Hang on England, you too!

Hang on England, you too!

Once again the pre-match media was all about the preparation of the Indian pitch.

Despite some ominous predictions, Ahmedabad provided the best batting surface of the series and opener Usman Khawaja capitalized strongly to provide Australia a formidable first innings score.

If India needed some tough practice for the World Test Championship, they got what they wanted. Now they may have to rely on other favorable results to reach the final and play Australia at The Oval in June.

Cricket fans inspect the wicket at Headingley after England beat Australia by nine wickets in 1972

The pitch uproar showed why it is troubling that people other than the chief curator/groundsman are allowed to have input into the preparation.

The Head Curator/Groundsman is the best person to make a presentable pitch. Like sportsmen, they are generally competitive and take great pride in their work. Good Test groundsmen say a similar thing: “I want to prepare a pitch that gives everybody a chance to show their skills and gives results late on the last day.”

Indian curators shied away

The operative word is ‘result’. They don’t predict or barrack for a winner. This is not happening in India where some sloppy pitches have been prepared, often at the behest of people other than the ground staff. A good head groundsman in Australia, when asked about specially prepared pitches, says to the above, “Get off the bug and mind your job.”

India are currently under the gun for specially prepared pitches, but they are far from the worst offenders. Indian culture may well have developed under English colonialism.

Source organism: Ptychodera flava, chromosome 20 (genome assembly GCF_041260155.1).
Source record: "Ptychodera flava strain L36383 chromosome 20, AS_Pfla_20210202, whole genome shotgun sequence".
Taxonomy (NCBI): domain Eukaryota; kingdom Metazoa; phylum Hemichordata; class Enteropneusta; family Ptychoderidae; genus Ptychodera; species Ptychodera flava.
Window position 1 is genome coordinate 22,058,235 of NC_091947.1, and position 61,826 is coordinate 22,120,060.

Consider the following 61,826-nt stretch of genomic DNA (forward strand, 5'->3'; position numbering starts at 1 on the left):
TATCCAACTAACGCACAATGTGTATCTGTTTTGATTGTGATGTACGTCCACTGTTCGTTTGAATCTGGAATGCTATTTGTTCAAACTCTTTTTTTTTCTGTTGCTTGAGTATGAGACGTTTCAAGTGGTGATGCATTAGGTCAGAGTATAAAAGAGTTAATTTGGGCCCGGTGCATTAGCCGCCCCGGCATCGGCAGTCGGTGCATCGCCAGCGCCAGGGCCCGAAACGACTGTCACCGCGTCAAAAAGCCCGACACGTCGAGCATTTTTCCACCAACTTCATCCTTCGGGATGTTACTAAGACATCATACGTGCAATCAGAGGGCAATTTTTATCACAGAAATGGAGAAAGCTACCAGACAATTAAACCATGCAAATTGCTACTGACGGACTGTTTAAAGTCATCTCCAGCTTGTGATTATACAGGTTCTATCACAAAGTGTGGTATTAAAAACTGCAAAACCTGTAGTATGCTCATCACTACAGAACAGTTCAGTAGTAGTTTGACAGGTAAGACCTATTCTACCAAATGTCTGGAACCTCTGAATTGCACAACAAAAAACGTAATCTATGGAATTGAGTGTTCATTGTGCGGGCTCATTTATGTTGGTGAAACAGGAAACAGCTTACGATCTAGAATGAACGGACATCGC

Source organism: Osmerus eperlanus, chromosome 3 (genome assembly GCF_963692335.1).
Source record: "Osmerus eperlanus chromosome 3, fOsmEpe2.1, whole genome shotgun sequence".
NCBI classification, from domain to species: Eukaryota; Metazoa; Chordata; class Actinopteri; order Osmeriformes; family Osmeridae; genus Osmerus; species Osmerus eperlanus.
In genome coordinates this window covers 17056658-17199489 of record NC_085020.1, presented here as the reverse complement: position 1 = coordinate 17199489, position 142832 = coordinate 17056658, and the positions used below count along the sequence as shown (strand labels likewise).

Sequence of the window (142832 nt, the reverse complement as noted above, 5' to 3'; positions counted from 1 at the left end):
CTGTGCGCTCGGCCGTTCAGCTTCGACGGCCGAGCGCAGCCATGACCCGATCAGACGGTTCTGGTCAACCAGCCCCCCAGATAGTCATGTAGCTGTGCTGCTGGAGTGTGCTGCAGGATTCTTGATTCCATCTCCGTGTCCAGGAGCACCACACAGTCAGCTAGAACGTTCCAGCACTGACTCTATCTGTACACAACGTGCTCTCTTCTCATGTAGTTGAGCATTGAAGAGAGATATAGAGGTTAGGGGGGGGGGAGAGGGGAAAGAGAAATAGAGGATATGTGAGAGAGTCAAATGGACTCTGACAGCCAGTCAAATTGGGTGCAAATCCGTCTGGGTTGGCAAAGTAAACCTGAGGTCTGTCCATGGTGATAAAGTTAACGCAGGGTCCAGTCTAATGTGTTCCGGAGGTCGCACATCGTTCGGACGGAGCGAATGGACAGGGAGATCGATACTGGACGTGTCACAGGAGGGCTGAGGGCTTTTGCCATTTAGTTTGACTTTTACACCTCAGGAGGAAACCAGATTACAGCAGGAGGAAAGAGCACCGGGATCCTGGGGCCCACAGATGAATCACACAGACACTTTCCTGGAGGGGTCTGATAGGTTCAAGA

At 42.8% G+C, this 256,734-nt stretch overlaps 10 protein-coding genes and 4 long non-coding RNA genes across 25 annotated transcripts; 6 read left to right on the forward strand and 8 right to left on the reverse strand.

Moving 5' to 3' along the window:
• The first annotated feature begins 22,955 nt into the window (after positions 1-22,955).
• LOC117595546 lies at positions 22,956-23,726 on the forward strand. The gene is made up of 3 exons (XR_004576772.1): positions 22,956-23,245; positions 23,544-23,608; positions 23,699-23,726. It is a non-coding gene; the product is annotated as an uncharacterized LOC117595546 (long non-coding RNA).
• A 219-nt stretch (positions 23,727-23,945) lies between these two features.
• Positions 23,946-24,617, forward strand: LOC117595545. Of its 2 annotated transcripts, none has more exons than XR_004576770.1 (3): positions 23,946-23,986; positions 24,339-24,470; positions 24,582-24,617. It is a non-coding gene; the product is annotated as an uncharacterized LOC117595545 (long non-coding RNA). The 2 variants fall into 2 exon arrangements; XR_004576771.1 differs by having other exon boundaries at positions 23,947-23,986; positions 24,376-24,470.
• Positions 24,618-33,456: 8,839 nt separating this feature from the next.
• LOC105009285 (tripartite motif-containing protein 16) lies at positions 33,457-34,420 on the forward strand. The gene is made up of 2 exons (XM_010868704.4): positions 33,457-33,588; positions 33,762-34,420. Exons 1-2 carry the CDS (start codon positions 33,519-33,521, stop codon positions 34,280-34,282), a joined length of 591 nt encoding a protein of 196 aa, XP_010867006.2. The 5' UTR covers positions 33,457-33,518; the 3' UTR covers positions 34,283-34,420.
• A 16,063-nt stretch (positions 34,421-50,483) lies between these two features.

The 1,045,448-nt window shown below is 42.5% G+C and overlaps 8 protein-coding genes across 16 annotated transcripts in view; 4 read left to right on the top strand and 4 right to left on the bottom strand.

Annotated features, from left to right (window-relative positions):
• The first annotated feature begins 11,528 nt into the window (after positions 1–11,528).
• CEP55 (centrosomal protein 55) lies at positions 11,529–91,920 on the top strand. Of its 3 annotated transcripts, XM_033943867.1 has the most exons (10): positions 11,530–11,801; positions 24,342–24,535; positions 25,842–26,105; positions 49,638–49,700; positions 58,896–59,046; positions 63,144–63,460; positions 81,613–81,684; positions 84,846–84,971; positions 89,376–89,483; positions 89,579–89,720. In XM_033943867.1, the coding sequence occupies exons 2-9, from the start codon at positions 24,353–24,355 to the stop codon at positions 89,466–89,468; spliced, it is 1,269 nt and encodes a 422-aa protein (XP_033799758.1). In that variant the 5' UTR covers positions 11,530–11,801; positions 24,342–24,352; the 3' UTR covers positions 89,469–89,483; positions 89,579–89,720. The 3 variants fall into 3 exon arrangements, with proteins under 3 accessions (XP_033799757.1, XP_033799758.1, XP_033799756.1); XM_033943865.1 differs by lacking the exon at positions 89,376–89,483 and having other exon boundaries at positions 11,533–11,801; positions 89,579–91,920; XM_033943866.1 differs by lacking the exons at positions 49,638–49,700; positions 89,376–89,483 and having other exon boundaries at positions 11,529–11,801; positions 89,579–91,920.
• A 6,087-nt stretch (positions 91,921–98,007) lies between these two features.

I was told by former Australian cricketer-cum-journalist Jack Fingleton in 1968, “Never trust the Poms.”

I was sure Fingleton was referring to the administrators and not the players. His words proved prophetic after the diabolical Headingley ‘Fusarium fiasco’ in 1972, where a pitch was specially designed to negate the pace of Dennis Lillee and the effectiveness of Bob Massey’s swing. Not coincidentally, for the first time in the series, England included left-arm spinner Derek Underwood, who was lethal on soft pitches. He claimed 10 wickets in England’s emphatic victory.

England had previous ‘form’ in preparing the particular pitch, including the 1956 Old Trafford fire of Turner. In that one-sided affair, off-spinner Jim Laker took 19 Australian wickets for just 90 runs in a stunning England victory.

Don’t tell anyone that England is not among the leaders in specially prepared pitches.

Australian pitch doctors don’t

Australia may be guilty of administrative failings, but pitch doctoring is not one of them. In general the nature of the Australian first-class pitch is similar to that of its Test match counterpart.

In the current climate it is easy to wonder whether India have forgotten how they won their last two Test series in Australia. They pulled off two spectacular upsets by playing good all-round cricket on genuinely bouncy pitches.

India may have underestimated this Australian team. They are not the best Australian team to tour India, but they are a good fighting unit with some solid batsmen and frontline spinners. Crucially, he has displayed a willingness to attack – though sometimes recklessly – at crucial times.

They are finalists of the World Test Championship, but this important competition could expose a weakness in the system.

The downside of an important contest can be a flurry of bowler-friendly pitches which can result in short games with results. Current Indian coach Rahul Dravid made an astute observation. “It’s really about being realistic about what it takes to do well on some of the challenging wickets we’re playing on,” he added. “If you look at the last three-four years, I think wickets have become much more challenging all over the world,”

Wickets can’t peak

Dravid’s wise words highlight the vast difference between flat white-ball pitches that punish batsmen and spicy Test surfaces that make batting aggression difficult.

The gulf between the two extremes needs to be bridged so that England’s admirable aggression in Test cricket doesn’t go to waste. Test cricket is an endangered species and any feasible help is welcome.



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